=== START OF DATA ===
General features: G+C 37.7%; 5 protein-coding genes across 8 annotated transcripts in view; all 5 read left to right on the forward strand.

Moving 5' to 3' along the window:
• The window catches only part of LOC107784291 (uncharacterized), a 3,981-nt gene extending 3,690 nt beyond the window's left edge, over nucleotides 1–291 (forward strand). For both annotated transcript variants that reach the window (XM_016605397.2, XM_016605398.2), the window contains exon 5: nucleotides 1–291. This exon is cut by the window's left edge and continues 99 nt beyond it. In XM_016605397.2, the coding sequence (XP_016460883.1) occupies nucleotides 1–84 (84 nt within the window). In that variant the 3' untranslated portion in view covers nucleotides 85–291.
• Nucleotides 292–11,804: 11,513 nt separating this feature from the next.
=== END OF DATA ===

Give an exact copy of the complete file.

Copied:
General features: G+C 37.7%; 5 protein-coding genes across 8 annotated transcripts in view; all 5 read left to right on the forward strand.

Moving 5' to 3' along the window:
• The window catches only part of LOC107784291 (uncharacterized), a 3,981-nt gene extending 3,690 nt beyond the window's left edge, over nucleotides 1–291 (forward strand). For both annotated transcript variants that reach the window (XM_016605397.2, XM_016605398.2), the window contains exon 5: nucleotides 1–291. This exon is cut by the window's left edge and continues 99 nt beyond it. In XM_016605397.2, the coding sequence (XP_016460883.1) occupies nucleotides 1–84 (84 nt within the window). In that variant the 3' untranslated portion in view covers nucleotides 85–291.
• Nucleotides 292–11,804: 11,513 nt separating this feature from the next.